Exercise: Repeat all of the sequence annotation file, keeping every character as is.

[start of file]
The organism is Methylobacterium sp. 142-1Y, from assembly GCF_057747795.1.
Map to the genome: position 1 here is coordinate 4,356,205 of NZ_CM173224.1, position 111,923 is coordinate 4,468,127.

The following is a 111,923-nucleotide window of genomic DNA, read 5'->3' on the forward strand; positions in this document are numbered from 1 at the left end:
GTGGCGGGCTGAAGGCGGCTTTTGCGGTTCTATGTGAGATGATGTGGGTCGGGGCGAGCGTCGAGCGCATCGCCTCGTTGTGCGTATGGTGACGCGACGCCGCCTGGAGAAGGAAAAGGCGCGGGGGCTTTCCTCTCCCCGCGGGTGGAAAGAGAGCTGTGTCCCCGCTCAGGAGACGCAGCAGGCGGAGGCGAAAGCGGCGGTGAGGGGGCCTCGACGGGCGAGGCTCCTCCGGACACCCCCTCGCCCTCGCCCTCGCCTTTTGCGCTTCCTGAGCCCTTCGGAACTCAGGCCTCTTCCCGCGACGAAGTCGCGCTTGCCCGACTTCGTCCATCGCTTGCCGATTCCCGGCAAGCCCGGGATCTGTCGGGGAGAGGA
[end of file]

The organism is Methylobacterium sp. 142-1Y, from assembly GCF_057747795.1.
Map to the genome: position 1 here is coordinate 4,356,205 of NZ_CM173224.1, position 111,923 is coordinate 4,468,127.

The following is a 111,923-nucleotide window of genomic DNA, read 5'->3' on the forward strand; positions in this document are numbered from 1 at the left end:
GTGGCGGGCTGAAGGCGGCTTTTGCGGTTCTATGTGAGATGATGTGGGTCGGGGCGAGCGTCGAGCGCATCGCCTCGTTGTGCGTATGGTGACGCGACGCCGCCTGGAGAAGGAAAAGGCGCGGGGGCTTTCCTCTCCCCGCGGGTGGAAAGAGAGCTGTGTCCCCGCTCAGGAGACGCAGCAGGCGGAGGCGAAAGCGGCGGTGAGGGGGCCTCGACGGGCGAGGCTCCTCCGGACACCCCCTCGCCCTCGCCCTCGCCTTTTGCGCTTCCTGAGCCCTTCGGAACTCAGGCCTCTTCCCGCGACGAAGTCGCGCTTGCCCGACTTCGTCCATCGCTTGCCGATTCCCGGCAAGCCCGGGATCTGTCGGGGAGAGGA